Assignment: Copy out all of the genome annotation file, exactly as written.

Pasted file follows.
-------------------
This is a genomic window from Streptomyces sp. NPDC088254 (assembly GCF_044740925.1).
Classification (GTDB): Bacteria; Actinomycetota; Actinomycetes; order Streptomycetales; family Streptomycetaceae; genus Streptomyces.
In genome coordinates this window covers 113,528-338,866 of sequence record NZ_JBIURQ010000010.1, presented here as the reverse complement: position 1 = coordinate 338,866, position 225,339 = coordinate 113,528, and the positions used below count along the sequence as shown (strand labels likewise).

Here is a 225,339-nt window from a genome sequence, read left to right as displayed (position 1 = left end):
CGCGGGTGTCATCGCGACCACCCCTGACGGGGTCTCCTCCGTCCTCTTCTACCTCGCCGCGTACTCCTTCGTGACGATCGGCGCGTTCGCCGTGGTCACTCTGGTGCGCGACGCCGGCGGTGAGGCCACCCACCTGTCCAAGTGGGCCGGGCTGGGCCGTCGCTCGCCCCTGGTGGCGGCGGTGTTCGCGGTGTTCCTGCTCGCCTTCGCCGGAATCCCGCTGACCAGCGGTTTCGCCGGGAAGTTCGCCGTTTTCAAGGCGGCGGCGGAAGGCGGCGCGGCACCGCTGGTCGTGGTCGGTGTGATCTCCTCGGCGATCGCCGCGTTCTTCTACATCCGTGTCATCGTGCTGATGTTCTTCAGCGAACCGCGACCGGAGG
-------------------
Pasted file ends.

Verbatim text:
This is a genomic window from Streptomyces sp. NPDC088254 (assembly GCF_044740925.1).
Classification (GTDB): Bacteria; Actinomycetota; Actinomycetes; order Streptomycetales; family Streptomycetaceae; genus Streptomyces.
In genome coordinates this window covers 113,528-338,866 of sequence record NZ_JBIURQ010000010.1, presented here as the reverse complement: position 1 = coordinate 338,866, position 225,339 = coordinate 113,528, and the positions used below count along the sequence as shown (strand labels likewise).

Here is a 225,339-nt window from a genome sequence, read left to right as displayed (position 1 = left end):
CGCGGGTGTCATCGCGACCACCCCTGACGGGGTCTCCTCCGTCCTCTTCTACCTCGCCGCGTACTCCTTCGTGACGATCGGCGCGTTCGCCGTGGTCACTCTGGTGCGCGACGCCGGCGGTGAGGCCACCCACCTGTCCAAGTGGGCCGGGCTGGGCCGTCGCTCGCCCCTGGTGGCGGCGGTGTTCGCGGTGTTCCTGCTCGCCTTCGCCGGAATCCCGCTGACCAGCGGTTTCGCCGGGAAGTTCGCCGTTTTCAAGGCGGCGGCGGAAGGCGGCGCGGCACCGCTGGTCGTGGTCGGTGTGATCTCCTCGGCGATCGCCGCGTTCTTCTACATCCGTGTCATCGTGCTGATGTTCTTCAGCGAACCGCGACCGGAGG